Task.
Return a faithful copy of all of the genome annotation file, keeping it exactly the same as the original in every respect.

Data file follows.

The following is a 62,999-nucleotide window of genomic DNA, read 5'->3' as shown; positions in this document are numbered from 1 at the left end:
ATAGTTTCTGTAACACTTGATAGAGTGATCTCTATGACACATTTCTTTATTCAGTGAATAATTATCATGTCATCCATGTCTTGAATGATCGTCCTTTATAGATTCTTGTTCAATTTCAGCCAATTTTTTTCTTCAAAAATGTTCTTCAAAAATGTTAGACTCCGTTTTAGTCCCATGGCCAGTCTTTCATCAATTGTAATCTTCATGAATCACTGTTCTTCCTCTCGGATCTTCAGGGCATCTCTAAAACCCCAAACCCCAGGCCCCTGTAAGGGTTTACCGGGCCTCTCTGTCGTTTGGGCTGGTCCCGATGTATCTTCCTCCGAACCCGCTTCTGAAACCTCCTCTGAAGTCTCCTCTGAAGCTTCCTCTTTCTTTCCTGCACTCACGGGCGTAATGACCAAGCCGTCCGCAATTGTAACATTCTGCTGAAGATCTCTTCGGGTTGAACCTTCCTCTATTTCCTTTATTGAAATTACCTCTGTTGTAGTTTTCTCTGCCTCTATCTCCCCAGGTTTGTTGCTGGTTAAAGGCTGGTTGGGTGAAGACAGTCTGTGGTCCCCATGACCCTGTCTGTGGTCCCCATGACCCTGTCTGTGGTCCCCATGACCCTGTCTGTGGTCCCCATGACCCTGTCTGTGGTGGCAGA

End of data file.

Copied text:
The following is a 62,999-nucleotide window of genomic DNA, read 5'->3' as shown; positions in this document are numbered from 1 at the left end:
ATAGTTTCTGTAACACTTGATAGAGTGATCTCTATGACACATTTCTTTATTCAGTGAATAATTATCATGTCATCCATGTCTTGAATGATCGTCCTTTATAGATTCTTGTTCAATTTCAGCCAATTTTTTTCTTCAAAAATGTTCTTCAAAAATGTTAGACTCCGTTTTAGTCCCATGGCCAGTCTTTCATCAATTGTAATCTTCATGAATCACTGTTCTTCCTCTCGGATCTTCAGGGCATCTCTAAAACCCCAAACCCCAGGCCCCTGTAAGGGTTTACCGGGCCTCTCTGTCGTTTGGGCTGGTCCCGATGTATCTTCCTCCGAACCCGCTTCTGAAACCTCCTCTGAAGTCTCCTCTGAAGCTTCCTCTTTCTTTCCTGCACTCACGGGCGTAATGACCAAGCCGTCCGCAATTGTAACATTCTGCTGAAGATCTCTTCGGGTTGAACCTTCCTCTATTTCCTTTATTGAAATTACCTCTGTTGTAGTTTTCTCTGCCTCTATCTCCCCAGGTTTGTTGCTGGTTAAAGGCTGGTTGGGTGAAGACAGTCTGTGGTCCCCATGACCCTGTCTGTGGTCCCCATGACCCTGTCTGTGGTCCCCATGACCCTGTCTGTGGTCCCCATGACCCTGTCTGTGGTGGCAGA